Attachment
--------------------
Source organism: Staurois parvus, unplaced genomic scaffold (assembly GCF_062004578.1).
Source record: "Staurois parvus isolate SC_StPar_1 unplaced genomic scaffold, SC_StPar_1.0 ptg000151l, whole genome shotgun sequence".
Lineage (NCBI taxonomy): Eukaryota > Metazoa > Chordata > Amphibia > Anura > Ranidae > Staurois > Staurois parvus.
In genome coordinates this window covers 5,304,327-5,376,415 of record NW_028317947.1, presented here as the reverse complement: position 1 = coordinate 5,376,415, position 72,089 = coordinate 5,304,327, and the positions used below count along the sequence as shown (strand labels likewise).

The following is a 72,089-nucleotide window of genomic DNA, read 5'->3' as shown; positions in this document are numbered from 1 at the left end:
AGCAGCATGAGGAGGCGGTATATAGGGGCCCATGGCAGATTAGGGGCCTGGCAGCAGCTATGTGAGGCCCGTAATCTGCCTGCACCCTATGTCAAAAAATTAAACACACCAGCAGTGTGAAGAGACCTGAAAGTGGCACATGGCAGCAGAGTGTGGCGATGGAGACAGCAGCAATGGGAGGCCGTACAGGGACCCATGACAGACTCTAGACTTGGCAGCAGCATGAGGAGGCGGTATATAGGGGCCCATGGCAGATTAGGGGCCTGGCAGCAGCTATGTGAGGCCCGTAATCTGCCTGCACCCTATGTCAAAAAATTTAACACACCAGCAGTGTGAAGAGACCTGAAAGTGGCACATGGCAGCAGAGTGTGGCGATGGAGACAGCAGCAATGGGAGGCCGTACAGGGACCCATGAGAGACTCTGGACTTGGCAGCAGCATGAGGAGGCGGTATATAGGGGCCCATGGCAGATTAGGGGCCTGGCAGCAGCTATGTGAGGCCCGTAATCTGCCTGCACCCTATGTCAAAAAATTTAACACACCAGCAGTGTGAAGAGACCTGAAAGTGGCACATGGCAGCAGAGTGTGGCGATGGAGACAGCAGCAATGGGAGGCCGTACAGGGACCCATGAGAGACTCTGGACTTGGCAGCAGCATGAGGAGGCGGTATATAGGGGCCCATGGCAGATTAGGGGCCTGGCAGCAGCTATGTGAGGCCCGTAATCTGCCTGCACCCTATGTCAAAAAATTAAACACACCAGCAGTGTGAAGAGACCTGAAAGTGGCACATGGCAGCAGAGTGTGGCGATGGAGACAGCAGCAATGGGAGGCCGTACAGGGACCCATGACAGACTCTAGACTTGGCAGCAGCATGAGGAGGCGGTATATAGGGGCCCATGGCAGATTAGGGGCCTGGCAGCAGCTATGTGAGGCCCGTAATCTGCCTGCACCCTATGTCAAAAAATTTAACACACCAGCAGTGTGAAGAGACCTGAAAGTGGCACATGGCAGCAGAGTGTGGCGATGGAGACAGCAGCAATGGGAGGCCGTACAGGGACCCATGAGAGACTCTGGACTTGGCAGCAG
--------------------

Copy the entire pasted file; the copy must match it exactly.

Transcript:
Source organism: Staurois parvus, unplaced genomic scaffold (assembly GCF_062004578.1).
Source record: "Staurois parvus isolate SC_StPar_1 unplaced genomic scaffold, SC_StPar_1.0 ptg000151l, whole genome shotgun sequence".
Lineage (NCBI taxonomy): Eukaryota > Metazoa > Chordata > Amphibia > Anura > Ranidae > Staurois > Staurois parvus.
In genome coordinates this window covers 5,304,327-5,376,415 of record NW_028317947.1, presented here as the reverse complement: position 1 = coordinate 5,376,415, position 72,089 = coordinate 5,304,327, and the positions used below count along the sequence as shown (strand labels likewise).

The following is a 72,089-nucleotide window of genomic DNA, read 5'->3' as shown; positions in this document are numbered from 1 at the left end:
AGCAGCATGAGGAGGCGGTATATAGGGGCCCATGGCAGATTAGGGGCCTGGCAGCAGCTATGTGAGGCCCGTAATCTGCCTGCACCCTATGTCAAAAAATTAAACACACCAGCAGTGTGAAGAGACCTGAAAGTGGCACATGGCAGCAGAGTGTGGCGATGGAGACAGCAGCAATGGGAGGCCGTACAGGGACCCATGACAGACTCTAGACTTGGCAGCAGCATGAGGAGGCGGTATATAGGGGCCCATGGCAGATTAGGGGCCTGGCAGCAGCTATGTGAGGCCCGTAATCTGCCTGCACCCTATGTCAAAAAATTTAACACACCAGCAGTGTGAAGAGACCTGAAAGTGGCACATGGCAGCAGAGTGTGGCGATGGAGACAGCAGCAATGGGAGGCCGTACAGGGACCCATGAGAGACTCTGGACTTGGCAGCAGCATGAGGAGGCGGTATATAGGGGCCCATGGCAGATTAGGGGCCTGGCAGCAGCTATGTGAGGCCCGTAATCTGCCTGCACCCTATGTCAAAAAATTTAACACACCAGCAGTGTGAAGAGACCTGAAAGTGGCACATGGCAGCAGAGTGTGGCGATGGAGACAGCAGCAATGGGAGGCCGTACAGGGACCCATGAGAGACTCTGGACTTGGCAGCAGCATGAGGAGGCGGTATATAGGGGCCCATGGCAGATTAGGGGCCTGGCAGCAGCTATGTGAGGCCCGTAATCTGCCTGCACCCTATGTCAAAAAATTAAACACACCAGCAGTGTGAAGAGACCTGAAAGTGGCACATGGCAGCAGAGTGTGGCGATGGAGACAGCAGCAATGGGAGGCCGTACAGGGACCCATGACAGACTCTAGACTTGGCAGCAGCATGAGGAGGCGGTATATAGGGGCCCATGGCAGATTAGGGGCCTGGCAGCAGCTATGTGAGGCCCGTAATCTGCCTGCACCCTATGTCAAAAAATTTAACACACCAGCAGTGTGAAGAGACCTGAAAGTGGCACATGGCAGCAGAGTGTGGCGATGGAGACAGCAGCAATGGGAGGCCGTACAGGGACCCATGAGAGACTCTGGACTTGGCAGCAG